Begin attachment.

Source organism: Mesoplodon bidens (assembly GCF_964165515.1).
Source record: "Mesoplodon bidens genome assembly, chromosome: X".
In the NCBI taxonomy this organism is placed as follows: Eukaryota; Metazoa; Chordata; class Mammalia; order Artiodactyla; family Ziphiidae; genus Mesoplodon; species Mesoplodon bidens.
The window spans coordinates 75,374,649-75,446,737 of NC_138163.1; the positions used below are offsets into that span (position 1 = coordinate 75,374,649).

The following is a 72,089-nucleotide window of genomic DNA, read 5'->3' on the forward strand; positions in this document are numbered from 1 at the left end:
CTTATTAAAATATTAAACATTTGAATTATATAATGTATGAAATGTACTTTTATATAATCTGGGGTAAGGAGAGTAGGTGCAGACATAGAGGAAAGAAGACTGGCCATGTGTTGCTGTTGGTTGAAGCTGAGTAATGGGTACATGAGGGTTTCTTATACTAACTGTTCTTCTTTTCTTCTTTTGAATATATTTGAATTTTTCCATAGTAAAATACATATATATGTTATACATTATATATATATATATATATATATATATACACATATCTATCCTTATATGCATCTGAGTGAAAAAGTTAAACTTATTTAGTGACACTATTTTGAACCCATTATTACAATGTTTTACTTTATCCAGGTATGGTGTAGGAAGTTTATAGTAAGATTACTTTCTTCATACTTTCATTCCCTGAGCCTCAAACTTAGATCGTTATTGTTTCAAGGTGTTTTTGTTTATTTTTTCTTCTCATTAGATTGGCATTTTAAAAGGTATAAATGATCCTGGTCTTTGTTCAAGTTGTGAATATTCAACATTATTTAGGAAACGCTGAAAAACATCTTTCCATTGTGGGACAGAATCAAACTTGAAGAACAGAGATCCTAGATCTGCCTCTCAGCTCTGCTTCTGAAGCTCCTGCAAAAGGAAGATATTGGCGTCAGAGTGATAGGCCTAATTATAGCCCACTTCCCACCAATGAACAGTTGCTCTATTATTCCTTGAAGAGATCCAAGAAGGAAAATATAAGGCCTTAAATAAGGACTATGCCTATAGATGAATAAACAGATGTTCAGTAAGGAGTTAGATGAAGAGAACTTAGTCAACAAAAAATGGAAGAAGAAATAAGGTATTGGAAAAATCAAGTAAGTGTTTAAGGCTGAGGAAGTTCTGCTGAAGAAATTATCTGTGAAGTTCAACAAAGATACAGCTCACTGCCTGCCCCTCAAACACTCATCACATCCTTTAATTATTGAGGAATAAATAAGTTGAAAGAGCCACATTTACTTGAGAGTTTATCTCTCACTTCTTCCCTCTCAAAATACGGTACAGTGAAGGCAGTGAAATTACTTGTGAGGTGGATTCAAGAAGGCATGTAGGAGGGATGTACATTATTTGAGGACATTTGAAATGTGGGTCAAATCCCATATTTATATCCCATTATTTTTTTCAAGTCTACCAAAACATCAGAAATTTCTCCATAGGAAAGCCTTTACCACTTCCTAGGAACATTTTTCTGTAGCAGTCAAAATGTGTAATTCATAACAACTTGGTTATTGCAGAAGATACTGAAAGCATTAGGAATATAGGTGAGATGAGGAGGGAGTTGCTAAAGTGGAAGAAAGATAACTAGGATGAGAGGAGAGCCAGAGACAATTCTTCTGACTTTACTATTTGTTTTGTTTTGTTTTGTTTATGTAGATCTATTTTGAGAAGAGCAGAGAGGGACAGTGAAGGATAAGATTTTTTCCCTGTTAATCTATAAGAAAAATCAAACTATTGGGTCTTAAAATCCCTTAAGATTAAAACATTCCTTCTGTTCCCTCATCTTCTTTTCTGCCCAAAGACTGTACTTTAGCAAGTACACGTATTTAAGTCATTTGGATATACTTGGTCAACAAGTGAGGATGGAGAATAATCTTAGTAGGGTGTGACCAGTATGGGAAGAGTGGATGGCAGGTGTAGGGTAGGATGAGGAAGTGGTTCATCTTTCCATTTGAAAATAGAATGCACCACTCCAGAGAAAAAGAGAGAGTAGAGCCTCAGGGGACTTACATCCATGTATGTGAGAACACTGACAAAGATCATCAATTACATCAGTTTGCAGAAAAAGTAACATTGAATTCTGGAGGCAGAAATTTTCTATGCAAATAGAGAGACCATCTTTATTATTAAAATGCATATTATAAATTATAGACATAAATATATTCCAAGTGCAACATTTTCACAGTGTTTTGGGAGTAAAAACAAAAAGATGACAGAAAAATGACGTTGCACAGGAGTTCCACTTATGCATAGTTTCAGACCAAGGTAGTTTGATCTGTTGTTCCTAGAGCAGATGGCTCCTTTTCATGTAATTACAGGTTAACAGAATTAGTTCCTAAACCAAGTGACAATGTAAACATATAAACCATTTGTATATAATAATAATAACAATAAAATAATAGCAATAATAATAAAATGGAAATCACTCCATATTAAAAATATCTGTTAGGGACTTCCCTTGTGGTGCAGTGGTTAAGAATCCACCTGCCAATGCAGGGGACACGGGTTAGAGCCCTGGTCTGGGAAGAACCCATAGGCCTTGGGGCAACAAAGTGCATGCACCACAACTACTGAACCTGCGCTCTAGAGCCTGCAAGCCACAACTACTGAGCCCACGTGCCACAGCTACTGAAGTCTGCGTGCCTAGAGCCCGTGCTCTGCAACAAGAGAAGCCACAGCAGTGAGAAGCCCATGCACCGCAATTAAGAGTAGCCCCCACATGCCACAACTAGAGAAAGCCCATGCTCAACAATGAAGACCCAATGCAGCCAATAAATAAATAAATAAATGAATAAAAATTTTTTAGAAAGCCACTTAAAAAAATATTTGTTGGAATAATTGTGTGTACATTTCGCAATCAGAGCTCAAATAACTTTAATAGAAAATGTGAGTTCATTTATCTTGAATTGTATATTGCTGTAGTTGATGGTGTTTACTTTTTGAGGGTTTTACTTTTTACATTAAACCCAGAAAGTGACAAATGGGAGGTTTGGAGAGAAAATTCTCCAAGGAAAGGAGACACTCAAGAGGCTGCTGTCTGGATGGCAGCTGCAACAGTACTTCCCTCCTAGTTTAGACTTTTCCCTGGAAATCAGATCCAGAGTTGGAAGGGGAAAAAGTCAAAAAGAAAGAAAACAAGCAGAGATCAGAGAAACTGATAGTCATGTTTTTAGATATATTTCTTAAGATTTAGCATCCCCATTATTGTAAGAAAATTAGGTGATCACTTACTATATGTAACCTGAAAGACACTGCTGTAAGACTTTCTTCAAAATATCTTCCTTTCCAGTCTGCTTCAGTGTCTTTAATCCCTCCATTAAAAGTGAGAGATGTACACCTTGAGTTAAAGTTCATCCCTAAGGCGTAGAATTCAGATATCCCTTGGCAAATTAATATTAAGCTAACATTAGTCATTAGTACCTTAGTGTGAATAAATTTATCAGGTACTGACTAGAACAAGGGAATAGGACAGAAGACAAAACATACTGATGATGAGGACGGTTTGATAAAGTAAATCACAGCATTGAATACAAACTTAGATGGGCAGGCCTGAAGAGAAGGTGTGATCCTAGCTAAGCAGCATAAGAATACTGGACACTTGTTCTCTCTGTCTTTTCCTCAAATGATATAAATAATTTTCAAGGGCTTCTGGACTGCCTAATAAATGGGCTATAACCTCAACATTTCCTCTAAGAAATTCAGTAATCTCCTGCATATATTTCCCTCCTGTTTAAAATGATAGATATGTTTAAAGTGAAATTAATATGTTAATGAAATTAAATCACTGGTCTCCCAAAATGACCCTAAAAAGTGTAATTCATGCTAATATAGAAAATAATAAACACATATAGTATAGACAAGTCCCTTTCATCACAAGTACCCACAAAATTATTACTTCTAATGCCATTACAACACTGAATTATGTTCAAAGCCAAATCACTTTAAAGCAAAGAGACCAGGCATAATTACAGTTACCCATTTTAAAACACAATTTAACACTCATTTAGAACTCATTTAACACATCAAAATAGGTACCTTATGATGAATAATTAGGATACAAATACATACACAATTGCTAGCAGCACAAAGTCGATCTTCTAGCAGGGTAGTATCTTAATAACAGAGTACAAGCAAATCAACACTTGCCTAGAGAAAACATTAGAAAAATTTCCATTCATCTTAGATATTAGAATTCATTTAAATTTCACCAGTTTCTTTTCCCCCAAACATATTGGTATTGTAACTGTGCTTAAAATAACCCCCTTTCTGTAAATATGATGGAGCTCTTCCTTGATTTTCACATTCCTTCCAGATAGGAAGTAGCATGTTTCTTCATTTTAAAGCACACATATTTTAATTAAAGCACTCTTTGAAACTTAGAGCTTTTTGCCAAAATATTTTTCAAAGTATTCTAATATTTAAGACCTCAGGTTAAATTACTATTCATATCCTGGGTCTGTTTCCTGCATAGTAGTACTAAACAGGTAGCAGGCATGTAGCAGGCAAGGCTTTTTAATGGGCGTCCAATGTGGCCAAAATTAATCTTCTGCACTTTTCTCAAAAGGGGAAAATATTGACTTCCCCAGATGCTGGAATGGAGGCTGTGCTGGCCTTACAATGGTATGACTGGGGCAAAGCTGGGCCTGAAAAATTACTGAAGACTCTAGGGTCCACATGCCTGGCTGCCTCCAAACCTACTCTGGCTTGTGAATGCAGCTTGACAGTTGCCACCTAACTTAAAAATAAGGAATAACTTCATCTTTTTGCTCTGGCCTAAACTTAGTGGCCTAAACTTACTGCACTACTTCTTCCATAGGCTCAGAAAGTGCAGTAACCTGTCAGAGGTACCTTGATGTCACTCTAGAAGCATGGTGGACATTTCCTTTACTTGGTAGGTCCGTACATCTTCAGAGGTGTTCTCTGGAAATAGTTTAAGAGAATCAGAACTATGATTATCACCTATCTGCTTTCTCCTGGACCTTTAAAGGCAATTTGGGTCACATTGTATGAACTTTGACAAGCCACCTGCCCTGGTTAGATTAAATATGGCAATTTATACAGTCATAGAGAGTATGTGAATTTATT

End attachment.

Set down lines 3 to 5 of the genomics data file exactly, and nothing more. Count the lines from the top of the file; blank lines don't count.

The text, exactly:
In the NCBI taxonomy this organism is placed as follows: Eukaryota; Metazoa; Chordata; class Mammalia; order Artiodactyla; family Ziphiidae; genus Mesoplodon; species Mesoplodon bidens.
The window spans coordinates 75,374,649-75,446,737 of NC_138163.1; the positions used below are offsets into that span (position 1 = coordinate 75,374,649).

The following is a 72,089-nucleotide window of genomic DNA, read 5'->3' on the forward strand; positions in this document are numbered from 1 at the left end: